The call came in as a domestic disturbance -- a mother arguing with her son. When it was over, three Pittsburgh police officers were dead, the message that the son was armed never relayed by 911 dispatchers.
"We're walking into a blind situation," Pittsburg Police Officer Tim McManaway, who was shot but survived, told "Good Morning America." "How we're going to react is with that information we have."
When Margaret Poplawski called 911 on Saturday morning, she warned dispatchers that her son, 23-year-old Richard Poplawski was heavily armed, but that message never made it to the officers who responded to the scene.
"I can't apologize enough," Allegheny County Emergency Services Chief Bob Full said later. "But we can admit there was an error made."
Poplawski and his mother had been arguing over a urinating dog. His mother wanted her son out of the house they shared, but he had no plans of going quietly.
When police got to the house, Poplawski, wearing full body armor, including a bulletproof vest, was laying in wait with an AK-47 assault rifle.
Officers Paul Sciullo II, 37, and Stephen Mayhle, 29, were ambushed -- shot in the head and killed instantly. Officer Eric Kelly was hit in the arm and back.
McManaway has been hailed as a hero, rushing to Kelly's side despite being wounded by gunfire himself.
"He raised his arm, so I knew that he was alive," McManaway said of his friend.
A bullet had ripped into McManaway's left hand, but he managed to pull Kelly behind a car to shield him from the gunman. It was too late though.
"He wanted me to give a message to his wife and kids," McManaway told "Good Morning America." "I told him I wouldn't deliver the message, he'd have to do it himself."
Kelly, 41, died a short time later.
"The injuries went way beyond anything I could have done to get him to stick around," McManaway said, choking up.
After a four-hour standoff, Poplawski, shot by officers in the leg, surrendered and was taken into custody. A fifth officer broke his leg on a nearby fence and Poplawski's mother escaped unharmed after staying holed up in the basement during the incident.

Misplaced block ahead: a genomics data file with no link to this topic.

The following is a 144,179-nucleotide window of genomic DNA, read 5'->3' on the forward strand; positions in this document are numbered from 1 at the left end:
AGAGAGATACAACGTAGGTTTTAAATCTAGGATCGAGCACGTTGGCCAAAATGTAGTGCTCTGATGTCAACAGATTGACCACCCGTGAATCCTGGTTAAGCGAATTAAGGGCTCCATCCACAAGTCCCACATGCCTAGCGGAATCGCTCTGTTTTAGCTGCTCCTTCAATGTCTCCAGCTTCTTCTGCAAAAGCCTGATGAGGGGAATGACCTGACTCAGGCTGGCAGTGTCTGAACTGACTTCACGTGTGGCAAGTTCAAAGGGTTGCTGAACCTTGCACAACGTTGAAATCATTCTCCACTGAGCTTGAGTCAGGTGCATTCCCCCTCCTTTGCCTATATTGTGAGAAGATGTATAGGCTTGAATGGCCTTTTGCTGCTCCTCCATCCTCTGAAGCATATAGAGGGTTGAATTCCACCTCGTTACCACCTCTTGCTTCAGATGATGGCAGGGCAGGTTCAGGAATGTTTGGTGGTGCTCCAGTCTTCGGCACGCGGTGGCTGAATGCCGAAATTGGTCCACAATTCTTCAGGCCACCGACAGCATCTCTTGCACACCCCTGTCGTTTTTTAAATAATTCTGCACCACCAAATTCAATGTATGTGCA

Police Chief Nate Harper said shortly after the shooting that while Poplawski's motive for the devastating murders was unclear, he had been upset about recently losing a job.
His close friend told ABC News earlier this week that Poplawski had long feared losing his right to own guns.
"They were all legal," his friend Edward Perkovic said of the weapons. "He had about four guns. I've been in houses where they have gun cases with 20 guns. He had a small, small amount of guns."
Internet postings by Poplowski on a white supremacist Web site, Stormfront.org, indicated he feared that President Obama would overturn the Second Amendment and he wrote that he believed Jews controlled the news media.
The officers who died were the first to be killed in the line of duty in Pittsburgh in 18 years.
"We wish that it would have been more black and white," Full said, "that the officers would have at least been given notice that there were weapons in the house."
The shootings of the Pittsburgh officers came two weeks after four police officers in Oakland, Calif., were gunned down.
The Associated Press contributed to this story.